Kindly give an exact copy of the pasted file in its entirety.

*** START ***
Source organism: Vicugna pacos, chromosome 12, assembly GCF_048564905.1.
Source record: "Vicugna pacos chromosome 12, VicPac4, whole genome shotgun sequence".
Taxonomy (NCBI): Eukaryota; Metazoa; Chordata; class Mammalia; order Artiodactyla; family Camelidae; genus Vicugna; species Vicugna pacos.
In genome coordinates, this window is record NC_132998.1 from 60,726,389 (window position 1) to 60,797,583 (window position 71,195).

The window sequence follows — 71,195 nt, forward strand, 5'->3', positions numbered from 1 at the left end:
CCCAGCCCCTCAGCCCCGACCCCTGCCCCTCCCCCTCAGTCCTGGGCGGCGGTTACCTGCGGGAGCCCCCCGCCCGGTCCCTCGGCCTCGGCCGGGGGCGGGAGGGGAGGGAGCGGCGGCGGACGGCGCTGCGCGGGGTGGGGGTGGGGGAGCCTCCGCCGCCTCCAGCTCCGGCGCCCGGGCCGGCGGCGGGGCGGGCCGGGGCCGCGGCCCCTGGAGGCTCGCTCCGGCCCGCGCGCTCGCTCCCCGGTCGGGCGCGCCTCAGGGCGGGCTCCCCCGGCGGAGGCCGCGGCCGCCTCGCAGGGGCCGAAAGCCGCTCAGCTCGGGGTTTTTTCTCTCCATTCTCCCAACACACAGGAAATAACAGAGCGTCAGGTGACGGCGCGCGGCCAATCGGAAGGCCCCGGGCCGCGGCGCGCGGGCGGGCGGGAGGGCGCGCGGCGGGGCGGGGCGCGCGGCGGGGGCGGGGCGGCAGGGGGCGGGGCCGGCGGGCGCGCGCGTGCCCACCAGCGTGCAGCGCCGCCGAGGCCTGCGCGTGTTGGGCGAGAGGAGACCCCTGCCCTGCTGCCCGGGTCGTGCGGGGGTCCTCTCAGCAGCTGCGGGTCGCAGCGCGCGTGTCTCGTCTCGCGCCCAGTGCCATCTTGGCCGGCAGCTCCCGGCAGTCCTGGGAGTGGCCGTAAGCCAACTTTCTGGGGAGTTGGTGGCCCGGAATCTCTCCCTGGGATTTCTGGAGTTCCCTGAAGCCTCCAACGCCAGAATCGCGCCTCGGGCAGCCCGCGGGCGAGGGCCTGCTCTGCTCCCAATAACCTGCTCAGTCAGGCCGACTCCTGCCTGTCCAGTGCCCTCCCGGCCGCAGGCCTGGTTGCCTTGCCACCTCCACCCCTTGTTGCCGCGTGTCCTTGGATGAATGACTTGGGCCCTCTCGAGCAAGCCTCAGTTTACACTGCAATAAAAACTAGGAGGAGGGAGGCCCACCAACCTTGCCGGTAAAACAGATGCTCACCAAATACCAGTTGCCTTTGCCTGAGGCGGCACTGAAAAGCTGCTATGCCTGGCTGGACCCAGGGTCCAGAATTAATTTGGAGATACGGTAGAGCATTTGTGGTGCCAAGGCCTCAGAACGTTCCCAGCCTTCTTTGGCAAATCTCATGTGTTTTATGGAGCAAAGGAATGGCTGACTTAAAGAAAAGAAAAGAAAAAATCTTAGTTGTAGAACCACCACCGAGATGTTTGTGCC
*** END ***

Source organism: Vicugna pacos, chromosome 12, assembly GCF_048564905.1.
Source record: "Vicugna pacos chromosome 12, VicPac4, whole genome shotgun sequence".
Taxonomy (NCBI): Eukaryota; Metazoa; Chordata; class Mammalia; order Artiodactyla; family Camelidae; genus Vicugna; species Vicugna pacos.
In genome coordinates, this window is record NC_132998.1 from 60,726,389 (window position 1) to 60,797,583 (window position 71,195).

The window sequence follows — 71,195 nt, forward strand, 5'->3', positions numbered from 1 at the left end:
CCCAGCCCCTCAGCCCCGACCCCTGCCCCTCCCCCTCAGTCCTGGGCGGCGGTTACCTGCGGGAGCCCCCCGCCCGGTCCCTCGGCCTCGGCCGGGGGCGGGAGGGGAGGGAGCGGCGGCGGACGGCGCTGCGCGGGGTGGGGGTGGGGGAGCCTCCGCCGCCTCCAGCTCCGGCGCCCGGGCCGGCGGCGGGGCGGGCCGGGGCCGCGGCCCCTGGAGGCTCGCTCCGGCCCGCGCGCTCGCTCCCCGGTCGGGCGCGCCTCAGGGCGGGCTCCCCCGGCGGAGGCCGCGGCCGCCTCGCAGGGGCCGAAAGCCGCTCAGCTCGGGGTTTTTTCTCTCCATTCTCCCAACACACAGGAAATAACAGAGCGTCAGGTGACGGCGCGCGGCCAATCGGAAGGCCCCGGGCCGCGGCGCGCGGGCGGGCGGGAGGGCGCGCGGCGGGGCGGGGCGCGCGGCGGGGGCGGGGCGGCAGGGGGCGGGGCCGGCGGGCGCGCGCGTGCCCACCAGCGTGCAGCGCCGCCGAGGCCTGCGCGTGTTGGGCGAGAGGAGACCCCTGCCCTGCTGCCCGGGTCGTGCGGGGGTCCTCTCAGCAGCTGCGGGTCGCAGCGCGCGTGTCTCGTCTCGCGCCCAGTGCCATCTTGGCCGGCAGCTCCCGGCAGTCCTGGGAGTGGCCGTAAGCCAACTTTCTGGGGAGTTGGTGGCCCGGAATCTCTCCCTGGGATTTCTGGAGTTCCCTGAAGCCTCCAACGCCAGAATCGCGCCTCGGGCAGCCCGCGGGCGAGGGCCTGCTCTGCTCCCAATAACCTGCTCAGTCAGGCCGACTCCTGCCTGTCCAGTGCCCTCCCGGCCGCAGGCCTGGTTGCCTTGCCACCTCCACCCCTTGTTGCCGCGTGTCCTTGGATGAATGACTTGGGCCCTCTCGAGCAAGCCTCAGTTTACACTGCAATAAAAACTAGGAGGAGGGAGGCCCACCAACCTTGCCGGTAAAACAGATGCTCACCAAATACCAGTTGCCTTTGCCTGAGGCGGCACTGAAAAGCTGCTATGCCTGGCTGGACCCAGGGTCCAGAATTAATTTGGAGATACGGTAGAGCATTTGTGGTGCCAAGGCCTCAGAACGTTCCCAGCCTTCTTTGGCAAATCTCATGTGTTTTATGGAGCAAAGGAATGGCTGACTTAAAGAAAAGAAAAGAAAAAATCTTAGTTGTAGAACCACCACCGAGATGTTTGTGCC